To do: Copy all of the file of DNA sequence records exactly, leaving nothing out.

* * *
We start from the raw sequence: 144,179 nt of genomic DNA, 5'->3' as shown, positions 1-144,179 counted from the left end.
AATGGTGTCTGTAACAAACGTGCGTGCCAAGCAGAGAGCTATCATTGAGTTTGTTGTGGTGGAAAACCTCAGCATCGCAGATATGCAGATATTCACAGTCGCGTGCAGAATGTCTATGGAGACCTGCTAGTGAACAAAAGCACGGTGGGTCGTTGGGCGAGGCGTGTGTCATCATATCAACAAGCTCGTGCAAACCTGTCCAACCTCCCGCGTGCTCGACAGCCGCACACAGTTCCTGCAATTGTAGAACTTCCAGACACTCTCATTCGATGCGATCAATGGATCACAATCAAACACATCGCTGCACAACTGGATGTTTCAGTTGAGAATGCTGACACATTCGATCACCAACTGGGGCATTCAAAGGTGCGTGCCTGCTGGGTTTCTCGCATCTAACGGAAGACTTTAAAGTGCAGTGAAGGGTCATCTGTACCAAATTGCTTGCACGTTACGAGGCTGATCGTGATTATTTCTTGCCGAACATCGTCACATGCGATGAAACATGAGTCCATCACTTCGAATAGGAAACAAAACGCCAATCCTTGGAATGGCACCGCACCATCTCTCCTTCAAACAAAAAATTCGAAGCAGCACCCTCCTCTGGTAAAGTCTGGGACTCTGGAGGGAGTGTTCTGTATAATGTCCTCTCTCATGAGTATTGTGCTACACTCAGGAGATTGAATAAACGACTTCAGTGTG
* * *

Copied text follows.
We start from the raw sequence: 144,179 nt of genomic DNA, 5'->3' as shown, positions 1-144,179 counted from the left end.
AATGGTGTCTGTAACAAACGTGCGTGCCAAGCAGAGAGCTATCATTGAGTTTGTTGTGGTGGAAAACCTCAGCATCGCAGATATGCAGATATTCACAGTCGCGTGCAGAATGTCTATGGAGACCTGCTAGTGAACAAAAGCACGGTGGGTCGTTGGGCGAGGCGTGTGTCATCATATCAACAAGCTCGTGCAAACCTGTCCAACCTCCCGCGTGCTCGACAGCCGCACACAGTTCCTGCAATTGTAGAACTTCCAGACACTCTCATTCGATGCGATCAATGGATCACAATCAAACACATCGCTGCACAACTGGATGTTTCAGTTGAGAATGCTGACACATTCGATCACCAACTGGGGCATTCAAAGGTGCGTGCCTGCTGGGTTTCTCGCATCTAACGGAAGACTTTAAAGTGCAGTGAAGGGTCATCTGTACCAAATTGCTTGCACGTTACGAGGCTGATCGTGATTATTTCTTGCCGAACATCGTCACATGCGATGAAACATGAGTCCATCACTTCGAATAGGAAACAAAACGCCAATCCTTGGAATGGCACCGCACCATCTCTCCTTCAAACAAAAAATTCGAAGCAGCACCCTCCTCTGGTAAAGTCTGGGACTCTGGAGGGAGTGTTCTGTATAATGTCCTCTCTCATGAGTATTGTGCTACACTCAGGAGATTGAATAAACGACTTCAGTGTG